Capital One has finished up talks and announced it will buy the $30 billion credit card portfolio of HSBC for a premium of approximately $2.6 billion with the intention of expanding its domestic credit card business.
The deal is expected to close in the second quarter of 2012, and supplements Capital One Financial Corp‘s (NYSE: COF) purchase of ING Direct which included a $2 billion capital raise completed in July.
For Britain’s HSBC (NYSE: HBC), based in London, the sale would help the bank to continue shedding unwanted businesses that no longer fit with its approach to having a narrower banking focus as a result of the financial crisis. It also ends its stab at consumer and subprime lending in the United States.
The deal, announced at 12:31 AM this morning, includes about $30 billion of credit-card loans in addition to “private label” credit cards that banks issue in the name of others, mostly retailers.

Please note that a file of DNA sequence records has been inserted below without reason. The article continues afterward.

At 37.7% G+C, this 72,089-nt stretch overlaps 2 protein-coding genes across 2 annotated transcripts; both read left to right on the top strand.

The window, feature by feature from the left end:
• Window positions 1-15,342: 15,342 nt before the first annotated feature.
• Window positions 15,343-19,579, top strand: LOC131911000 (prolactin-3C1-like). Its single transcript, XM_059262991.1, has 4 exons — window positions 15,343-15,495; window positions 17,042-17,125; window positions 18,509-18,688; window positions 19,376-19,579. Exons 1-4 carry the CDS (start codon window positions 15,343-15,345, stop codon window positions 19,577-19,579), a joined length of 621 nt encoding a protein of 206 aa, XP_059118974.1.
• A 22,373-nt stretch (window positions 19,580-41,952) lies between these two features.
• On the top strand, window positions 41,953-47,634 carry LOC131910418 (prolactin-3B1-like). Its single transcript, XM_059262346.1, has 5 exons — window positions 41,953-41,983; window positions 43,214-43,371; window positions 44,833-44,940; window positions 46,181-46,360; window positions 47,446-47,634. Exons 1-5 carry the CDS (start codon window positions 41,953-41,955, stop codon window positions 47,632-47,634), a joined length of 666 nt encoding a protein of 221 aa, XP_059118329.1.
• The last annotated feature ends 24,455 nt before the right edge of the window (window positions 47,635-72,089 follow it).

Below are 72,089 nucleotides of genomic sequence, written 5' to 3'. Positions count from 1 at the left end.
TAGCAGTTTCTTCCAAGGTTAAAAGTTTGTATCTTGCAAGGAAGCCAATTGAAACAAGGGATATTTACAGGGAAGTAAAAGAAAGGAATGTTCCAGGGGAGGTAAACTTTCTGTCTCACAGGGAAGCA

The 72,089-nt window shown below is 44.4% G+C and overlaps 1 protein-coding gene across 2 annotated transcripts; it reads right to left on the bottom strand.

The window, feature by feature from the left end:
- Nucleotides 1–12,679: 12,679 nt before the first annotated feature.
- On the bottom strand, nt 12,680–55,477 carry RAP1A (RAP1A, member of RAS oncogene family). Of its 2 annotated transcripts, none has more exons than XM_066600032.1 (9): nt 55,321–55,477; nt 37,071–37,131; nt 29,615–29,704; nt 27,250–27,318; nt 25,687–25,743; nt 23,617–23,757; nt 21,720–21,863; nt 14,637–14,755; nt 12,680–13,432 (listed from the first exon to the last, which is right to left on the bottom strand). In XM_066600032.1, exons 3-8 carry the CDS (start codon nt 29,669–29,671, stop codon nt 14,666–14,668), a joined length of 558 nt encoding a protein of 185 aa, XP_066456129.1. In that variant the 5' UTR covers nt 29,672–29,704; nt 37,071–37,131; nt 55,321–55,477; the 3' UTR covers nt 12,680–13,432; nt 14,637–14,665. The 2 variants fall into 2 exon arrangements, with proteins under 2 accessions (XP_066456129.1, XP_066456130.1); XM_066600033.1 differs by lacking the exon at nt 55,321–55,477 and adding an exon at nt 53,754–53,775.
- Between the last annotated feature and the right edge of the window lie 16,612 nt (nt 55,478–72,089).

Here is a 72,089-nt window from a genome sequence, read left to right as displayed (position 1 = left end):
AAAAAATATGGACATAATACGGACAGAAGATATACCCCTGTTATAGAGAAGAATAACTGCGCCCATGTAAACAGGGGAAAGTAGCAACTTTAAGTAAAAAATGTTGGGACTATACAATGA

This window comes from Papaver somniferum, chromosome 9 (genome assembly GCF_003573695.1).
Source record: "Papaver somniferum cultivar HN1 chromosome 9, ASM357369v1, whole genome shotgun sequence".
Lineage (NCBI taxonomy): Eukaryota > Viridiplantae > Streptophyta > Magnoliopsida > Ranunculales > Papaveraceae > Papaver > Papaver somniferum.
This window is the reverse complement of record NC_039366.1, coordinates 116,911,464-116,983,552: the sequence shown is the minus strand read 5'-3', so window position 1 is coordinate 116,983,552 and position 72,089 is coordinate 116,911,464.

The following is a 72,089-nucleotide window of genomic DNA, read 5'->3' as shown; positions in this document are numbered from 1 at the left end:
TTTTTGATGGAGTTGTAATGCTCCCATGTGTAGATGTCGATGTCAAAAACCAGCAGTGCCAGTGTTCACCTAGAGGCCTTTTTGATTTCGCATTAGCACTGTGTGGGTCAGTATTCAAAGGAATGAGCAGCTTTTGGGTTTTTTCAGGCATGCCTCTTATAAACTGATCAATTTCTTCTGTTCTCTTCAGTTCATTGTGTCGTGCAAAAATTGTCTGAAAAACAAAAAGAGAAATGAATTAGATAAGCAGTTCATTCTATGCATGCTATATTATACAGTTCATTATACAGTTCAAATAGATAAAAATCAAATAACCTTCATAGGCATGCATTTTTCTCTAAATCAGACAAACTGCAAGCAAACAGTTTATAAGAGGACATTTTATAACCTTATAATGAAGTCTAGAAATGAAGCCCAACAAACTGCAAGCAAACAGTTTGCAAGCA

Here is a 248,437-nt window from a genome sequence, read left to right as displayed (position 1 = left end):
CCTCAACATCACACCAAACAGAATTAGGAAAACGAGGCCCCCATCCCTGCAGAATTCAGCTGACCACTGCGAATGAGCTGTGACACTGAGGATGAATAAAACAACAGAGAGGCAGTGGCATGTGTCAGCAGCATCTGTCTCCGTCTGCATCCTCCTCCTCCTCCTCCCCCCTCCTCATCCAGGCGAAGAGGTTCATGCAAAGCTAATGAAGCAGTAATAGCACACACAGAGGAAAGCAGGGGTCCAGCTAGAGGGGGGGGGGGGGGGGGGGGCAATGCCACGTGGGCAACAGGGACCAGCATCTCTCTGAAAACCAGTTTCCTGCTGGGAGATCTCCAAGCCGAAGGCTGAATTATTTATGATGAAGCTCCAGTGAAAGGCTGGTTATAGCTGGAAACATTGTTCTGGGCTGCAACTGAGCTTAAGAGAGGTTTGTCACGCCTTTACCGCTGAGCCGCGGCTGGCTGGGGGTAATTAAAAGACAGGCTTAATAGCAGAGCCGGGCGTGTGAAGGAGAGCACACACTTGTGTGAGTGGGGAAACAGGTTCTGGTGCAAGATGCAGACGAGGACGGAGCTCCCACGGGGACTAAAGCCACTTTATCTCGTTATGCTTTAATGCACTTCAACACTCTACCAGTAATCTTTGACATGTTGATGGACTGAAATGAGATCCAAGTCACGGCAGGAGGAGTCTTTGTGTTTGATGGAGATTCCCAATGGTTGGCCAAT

“Adding the HSBC card business to our own will enhance our credit card franchise and accelerate our achievement of a leadership position in retail card partnerships,” Capital One Chairman and CEO Richard Fairbank said in a statement.
With these two huge acquisitions, some fear that Capital One may be making a bid to become another too-big-to-fail bank. Two weeks ago the National Community Reinvestment Coalition said of the ING purchase that Capital One should be stopped because if it should crash it will endanger the entire financial system.
“We already have four too-big-to-fail banks, why make a fifth?” John Taylor, chief executive officer of the Washington- based advocacy group, said in a statement mainly directed to the Federal Reserve. The $9 billion acquisition would make Capital One the sixth-biggest U.S. bank by deposits, and when the HSBC deal closes, Capital One will become the third-largest issuer of private label credit cards up from sixth. It will remain the fourth-largest U.S. credit-card issuer; J.P. Morgan Chase & Co. is currently the largest.